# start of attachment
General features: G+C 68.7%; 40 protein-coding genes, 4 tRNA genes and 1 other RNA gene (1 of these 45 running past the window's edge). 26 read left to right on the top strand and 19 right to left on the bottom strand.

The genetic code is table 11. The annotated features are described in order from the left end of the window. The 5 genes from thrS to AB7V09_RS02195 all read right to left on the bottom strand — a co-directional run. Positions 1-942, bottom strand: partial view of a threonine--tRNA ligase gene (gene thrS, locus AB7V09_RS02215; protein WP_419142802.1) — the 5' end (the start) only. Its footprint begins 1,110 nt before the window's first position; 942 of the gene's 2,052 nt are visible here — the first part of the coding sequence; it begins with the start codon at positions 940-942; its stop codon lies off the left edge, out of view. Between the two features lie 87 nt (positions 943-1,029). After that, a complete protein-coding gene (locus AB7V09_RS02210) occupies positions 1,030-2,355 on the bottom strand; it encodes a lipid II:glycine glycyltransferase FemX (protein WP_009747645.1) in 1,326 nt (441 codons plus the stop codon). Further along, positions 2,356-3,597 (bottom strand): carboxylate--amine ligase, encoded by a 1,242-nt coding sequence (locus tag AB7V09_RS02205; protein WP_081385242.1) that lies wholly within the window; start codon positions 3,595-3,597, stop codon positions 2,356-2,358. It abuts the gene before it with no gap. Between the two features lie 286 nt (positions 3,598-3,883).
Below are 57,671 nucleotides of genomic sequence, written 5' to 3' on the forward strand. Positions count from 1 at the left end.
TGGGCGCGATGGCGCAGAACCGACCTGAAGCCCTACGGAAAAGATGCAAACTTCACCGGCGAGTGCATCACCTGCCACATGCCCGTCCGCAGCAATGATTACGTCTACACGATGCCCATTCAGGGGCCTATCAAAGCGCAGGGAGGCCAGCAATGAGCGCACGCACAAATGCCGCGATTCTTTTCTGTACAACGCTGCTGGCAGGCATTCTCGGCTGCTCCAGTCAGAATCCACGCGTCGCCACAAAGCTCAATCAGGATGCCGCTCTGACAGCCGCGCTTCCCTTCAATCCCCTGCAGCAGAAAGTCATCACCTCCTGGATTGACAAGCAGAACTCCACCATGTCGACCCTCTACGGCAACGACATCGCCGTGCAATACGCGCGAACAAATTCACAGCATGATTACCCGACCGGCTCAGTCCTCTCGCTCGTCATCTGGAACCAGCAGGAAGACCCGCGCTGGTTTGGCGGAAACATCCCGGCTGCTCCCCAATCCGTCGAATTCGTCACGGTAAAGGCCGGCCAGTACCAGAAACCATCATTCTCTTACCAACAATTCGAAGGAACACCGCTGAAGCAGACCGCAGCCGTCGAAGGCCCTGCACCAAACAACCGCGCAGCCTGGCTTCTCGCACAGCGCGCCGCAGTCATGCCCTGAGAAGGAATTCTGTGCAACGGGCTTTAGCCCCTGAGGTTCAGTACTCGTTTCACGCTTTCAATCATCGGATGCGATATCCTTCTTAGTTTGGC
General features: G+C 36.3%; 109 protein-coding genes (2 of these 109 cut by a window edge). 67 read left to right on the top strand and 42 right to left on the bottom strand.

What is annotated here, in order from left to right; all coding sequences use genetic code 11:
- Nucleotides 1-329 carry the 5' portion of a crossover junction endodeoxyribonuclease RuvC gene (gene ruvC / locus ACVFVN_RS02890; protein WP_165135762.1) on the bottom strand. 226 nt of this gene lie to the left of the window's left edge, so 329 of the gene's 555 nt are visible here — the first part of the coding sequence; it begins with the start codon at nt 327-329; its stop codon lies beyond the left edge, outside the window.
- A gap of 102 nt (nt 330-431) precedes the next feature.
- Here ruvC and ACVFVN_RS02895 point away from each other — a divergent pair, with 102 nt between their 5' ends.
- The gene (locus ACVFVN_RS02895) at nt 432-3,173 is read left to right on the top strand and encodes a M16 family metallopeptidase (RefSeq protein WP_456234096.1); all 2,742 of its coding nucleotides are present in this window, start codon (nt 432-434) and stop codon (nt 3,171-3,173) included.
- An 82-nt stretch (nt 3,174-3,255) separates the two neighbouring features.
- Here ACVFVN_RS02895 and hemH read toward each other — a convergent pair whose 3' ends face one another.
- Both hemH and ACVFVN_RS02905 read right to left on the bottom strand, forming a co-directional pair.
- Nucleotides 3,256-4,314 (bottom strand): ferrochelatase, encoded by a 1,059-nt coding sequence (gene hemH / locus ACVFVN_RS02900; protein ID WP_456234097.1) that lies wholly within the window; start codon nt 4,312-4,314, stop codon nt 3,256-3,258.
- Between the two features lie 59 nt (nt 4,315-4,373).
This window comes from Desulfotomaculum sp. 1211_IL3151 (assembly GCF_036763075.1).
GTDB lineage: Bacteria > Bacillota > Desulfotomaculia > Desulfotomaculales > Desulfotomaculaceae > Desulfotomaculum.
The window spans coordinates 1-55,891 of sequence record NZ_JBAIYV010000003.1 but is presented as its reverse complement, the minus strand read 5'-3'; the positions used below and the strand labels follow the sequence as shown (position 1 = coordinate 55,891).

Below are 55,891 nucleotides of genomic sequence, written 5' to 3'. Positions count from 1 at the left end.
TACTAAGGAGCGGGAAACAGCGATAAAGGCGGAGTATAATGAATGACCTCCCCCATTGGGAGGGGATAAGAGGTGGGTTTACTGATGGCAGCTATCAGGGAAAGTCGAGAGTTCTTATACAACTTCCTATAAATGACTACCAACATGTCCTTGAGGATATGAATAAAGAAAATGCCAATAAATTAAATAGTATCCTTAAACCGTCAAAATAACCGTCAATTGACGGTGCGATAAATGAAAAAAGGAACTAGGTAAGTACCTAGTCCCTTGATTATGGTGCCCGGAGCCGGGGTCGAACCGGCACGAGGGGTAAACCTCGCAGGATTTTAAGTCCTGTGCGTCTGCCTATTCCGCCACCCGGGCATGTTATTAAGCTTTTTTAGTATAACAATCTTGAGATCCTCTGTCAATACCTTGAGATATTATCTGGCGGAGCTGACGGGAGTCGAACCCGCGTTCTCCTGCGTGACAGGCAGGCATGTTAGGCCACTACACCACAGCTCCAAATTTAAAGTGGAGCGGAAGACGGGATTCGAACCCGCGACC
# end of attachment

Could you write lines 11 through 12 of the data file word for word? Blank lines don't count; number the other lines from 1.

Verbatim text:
- An 82-nt stretch (nt 3,174-3,255) separates the two neighbouring features.
- Here ACVFVN_RS02895 and hemH read toward each other — a convergent pair whose 3' ends face one another.